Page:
A film craftsman who associates say is obsessed by his work, Mr. Kubrick rarely goes to parties or takes vacations. (His last one was in 1961 when he completed "Lolita.") Characteristically, he is now spending days and nights checking prints ot "A Clockwork Orange," and expects to view about 50 in the next few months as the film is released around the world.
The laboratory is quite capable of making dreadful mistakes," said the director, who was a Look magazine photographer at 17. "Just the other night l saw "Paths of Glory" on television, and the lab had printed several reels a word out of synchronization. Printing machines can make the print too dark, too light or the wrong colors. There are many variables involved."
Providing the Right Ideas
Discussing his role as a director, Mr. Kubrick said: "In terms ot working with actors, a director's job more closely resembles that of a novelist than of a Svengali. One assumes that one hires actors who are great virtuosos. It is too late to start running an
acting class in front ot the cameras, and essentially what the director must do is to provide the right ideas for the scene, the right adverb, the right adjective.
"The director must always be the arbiter ot esthetic taste," he added. "The questions always arise: Is it believable, is it interesting, is it appropriate? Only the director can decide this."
Mr. Kubrick said that film criticism, good or had, rarely affected him. "No reviewer has ever illuminated any aspect of my work for me," he observed.
The director said that his next film will deal with Napoleon, but that someday he hopes to do a film in New York. "I would like to capture some of the visual impressions I have of the Bronx and Manhattan," he said. "I love the city -- at least I love
the city that it used to be."
New York Times -- 4th January, 1972
'Orange' -- 'Disorientating But Human Comedy'...
By VINCENT CANBY
STANLEY KUBRICK's ninth film, "A Clockwork Orange," which has just won the New York Film Critics Award as the best film of 1971, is a brilliant and dangerous work, but it is dangerous in a way that brilliant things sometimes are.
I'd hardly put it in the same category with nuclear energy, "A Declaration of Independence" and "The Interpretation of Dreams," but it is a movie of such manifold, contradictory effects that it can easily be seen in many ways and may well be wrongly used by a number of people who see it. It is an almost perfect example of the kind of New Movie that is all the more disorienting -- and thus, apparently, dangerous -- because it seems to remain aloof from, and uninvolved with, the matters it's
Somewhere during the second third of the film, Alex (Malcolm McDowell), a vicious teenage London hood who has the cheeriness of a ratty Candide, is subjected to the Ludovico Technique, a type of aversion therapy that effectively neutralizes Alex's passions for both ultra-violence and the music of lovely lovely Ludwig Van, by making him physically ill whenever these passions arise-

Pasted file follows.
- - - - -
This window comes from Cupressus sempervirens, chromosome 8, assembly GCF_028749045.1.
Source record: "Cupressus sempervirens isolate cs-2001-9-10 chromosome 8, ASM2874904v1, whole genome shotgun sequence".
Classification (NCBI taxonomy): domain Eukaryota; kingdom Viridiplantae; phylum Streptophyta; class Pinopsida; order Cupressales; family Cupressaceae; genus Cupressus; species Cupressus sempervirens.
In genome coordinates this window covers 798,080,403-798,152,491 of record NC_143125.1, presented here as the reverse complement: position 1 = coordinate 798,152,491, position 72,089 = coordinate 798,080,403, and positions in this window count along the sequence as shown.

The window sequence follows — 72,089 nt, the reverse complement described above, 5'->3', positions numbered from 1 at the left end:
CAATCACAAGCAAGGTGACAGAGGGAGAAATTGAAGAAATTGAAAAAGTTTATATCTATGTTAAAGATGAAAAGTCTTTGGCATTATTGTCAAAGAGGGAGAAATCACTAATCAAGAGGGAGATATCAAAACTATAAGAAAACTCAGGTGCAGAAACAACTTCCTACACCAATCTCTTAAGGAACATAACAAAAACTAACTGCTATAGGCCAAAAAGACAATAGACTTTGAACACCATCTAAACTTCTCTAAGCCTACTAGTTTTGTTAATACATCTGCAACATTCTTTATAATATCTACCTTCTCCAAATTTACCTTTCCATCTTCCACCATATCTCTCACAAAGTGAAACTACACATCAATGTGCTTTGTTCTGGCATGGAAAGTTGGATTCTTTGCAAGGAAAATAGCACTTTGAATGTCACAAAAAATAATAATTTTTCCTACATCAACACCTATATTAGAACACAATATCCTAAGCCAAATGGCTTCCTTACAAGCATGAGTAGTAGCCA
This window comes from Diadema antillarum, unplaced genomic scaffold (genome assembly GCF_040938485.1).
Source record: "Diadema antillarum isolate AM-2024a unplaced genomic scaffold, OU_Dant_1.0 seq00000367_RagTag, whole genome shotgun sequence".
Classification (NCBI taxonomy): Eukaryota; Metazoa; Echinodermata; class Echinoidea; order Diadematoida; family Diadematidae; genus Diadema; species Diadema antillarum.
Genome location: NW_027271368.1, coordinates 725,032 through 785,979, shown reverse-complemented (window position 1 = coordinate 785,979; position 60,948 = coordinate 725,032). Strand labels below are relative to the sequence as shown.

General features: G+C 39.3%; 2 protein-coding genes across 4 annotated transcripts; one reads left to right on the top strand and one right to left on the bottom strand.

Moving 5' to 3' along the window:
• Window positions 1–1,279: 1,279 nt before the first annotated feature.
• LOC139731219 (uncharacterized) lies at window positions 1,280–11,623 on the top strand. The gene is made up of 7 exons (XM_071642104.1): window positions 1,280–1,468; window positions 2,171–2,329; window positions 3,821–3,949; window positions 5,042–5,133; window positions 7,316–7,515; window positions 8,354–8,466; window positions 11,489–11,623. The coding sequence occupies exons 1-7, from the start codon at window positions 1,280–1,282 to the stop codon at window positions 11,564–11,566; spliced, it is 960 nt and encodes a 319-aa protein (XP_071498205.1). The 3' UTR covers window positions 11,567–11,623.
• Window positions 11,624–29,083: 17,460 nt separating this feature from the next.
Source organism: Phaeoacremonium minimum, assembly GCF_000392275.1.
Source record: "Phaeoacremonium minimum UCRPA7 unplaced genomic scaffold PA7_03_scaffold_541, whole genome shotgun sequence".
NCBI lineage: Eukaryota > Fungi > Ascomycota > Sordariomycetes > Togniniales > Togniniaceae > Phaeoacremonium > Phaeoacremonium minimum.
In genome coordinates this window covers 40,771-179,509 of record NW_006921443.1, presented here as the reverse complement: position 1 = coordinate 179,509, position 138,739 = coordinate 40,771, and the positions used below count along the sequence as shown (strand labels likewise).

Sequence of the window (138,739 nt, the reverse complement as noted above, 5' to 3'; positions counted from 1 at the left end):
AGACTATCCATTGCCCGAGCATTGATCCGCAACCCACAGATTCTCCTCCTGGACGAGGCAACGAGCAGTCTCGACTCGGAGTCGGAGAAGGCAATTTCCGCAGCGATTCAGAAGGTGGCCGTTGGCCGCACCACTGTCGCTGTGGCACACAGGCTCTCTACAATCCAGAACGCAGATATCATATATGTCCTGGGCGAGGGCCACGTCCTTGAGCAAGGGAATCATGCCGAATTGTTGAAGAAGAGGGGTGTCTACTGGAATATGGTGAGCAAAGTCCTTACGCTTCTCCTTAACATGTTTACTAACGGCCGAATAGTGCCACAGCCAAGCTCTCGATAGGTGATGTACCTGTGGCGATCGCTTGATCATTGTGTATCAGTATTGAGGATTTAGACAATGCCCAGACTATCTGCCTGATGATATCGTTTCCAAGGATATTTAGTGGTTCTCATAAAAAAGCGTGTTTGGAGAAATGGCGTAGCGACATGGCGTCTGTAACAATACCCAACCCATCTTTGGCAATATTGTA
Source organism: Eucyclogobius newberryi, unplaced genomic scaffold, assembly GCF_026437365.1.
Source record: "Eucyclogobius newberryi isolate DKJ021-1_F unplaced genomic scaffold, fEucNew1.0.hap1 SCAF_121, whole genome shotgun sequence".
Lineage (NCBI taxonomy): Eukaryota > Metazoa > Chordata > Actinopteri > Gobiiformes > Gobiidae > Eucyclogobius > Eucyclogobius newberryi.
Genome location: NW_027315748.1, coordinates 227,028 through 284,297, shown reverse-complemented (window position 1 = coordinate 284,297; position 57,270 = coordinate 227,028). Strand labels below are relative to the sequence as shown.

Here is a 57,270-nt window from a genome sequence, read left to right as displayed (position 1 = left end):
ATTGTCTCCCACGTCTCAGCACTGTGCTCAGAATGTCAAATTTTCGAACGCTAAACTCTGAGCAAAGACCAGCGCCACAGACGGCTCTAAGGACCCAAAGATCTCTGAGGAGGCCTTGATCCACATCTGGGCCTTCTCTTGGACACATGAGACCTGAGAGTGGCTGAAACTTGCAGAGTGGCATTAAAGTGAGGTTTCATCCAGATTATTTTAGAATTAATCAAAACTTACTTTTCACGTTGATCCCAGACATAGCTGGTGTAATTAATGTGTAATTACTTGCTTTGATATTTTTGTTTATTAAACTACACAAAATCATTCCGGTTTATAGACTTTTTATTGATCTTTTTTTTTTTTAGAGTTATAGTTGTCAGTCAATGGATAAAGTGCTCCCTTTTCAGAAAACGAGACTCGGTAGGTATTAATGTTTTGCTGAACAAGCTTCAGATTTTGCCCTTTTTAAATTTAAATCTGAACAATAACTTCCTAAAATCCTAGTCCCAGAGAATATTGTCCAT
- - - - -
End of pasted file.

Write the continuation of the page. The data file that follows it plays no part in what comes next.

New York Times -- 9th January, 1972
Nice Boy from the Bronx?
By CRAIG McGREGOR
So what is a nice Jewish boy from The Bronx like Stanley Kubrick doing making bizarre films like "A Clockwork Orange"? Well, says Stanley, everybody starts off being a nice boy from somewhere. He smiles. He has a good sense of humor. He is eating halibut in a restaurant, he is wearing his habitual drab olive flak jacket, and with his brooding, bearded face he looks not unlike the Napolean he is going to make his next movie about. He doesn't look like a genius, no apocalyptic lumina haloes his head, and with his soft New York accent he could almost be that mythical nice boy from the Bronx.
By the time you're 43, and Movie Director of the Year, and a Cult Figure as well, you change. You live in a big manor house with a high wall around it, and you drive a Mercedes, and communicate through a radio-telephone, and what you see of the real world you often don't like; and so you end up, years later, making a movie like "A Clockwork Orange": a macabre, simplistic, chillingly pessimistic film whose main themes are rape, violence, sexual sadism, brutality, and eternal savagery of man.
"Man isn't a noble savage, he's an ignoble savage," says Kubrick, reaching for the iced water. "He is irrational, brutal, weak, silly, unable to be objective about anything where his own interests are involved -- that about sums it up. I'm interested in the brutal and violent nature of man because it's a true picture of him. And any attempt to create social institutions on a false view of the nature of man is probably doomed to failure."
Like what? "Well, many aspects of liberal mythology are coming to grief now--but I don't want to give any examples or I'm going to sound like William Buckley..."
Kubrick's vision of society is just as bleak: it can make man worse than he naturally is. "The idea that social--"
New York Times -- 30th January, 1972
A Liberal Fights Back
By FRED M. HECHINGER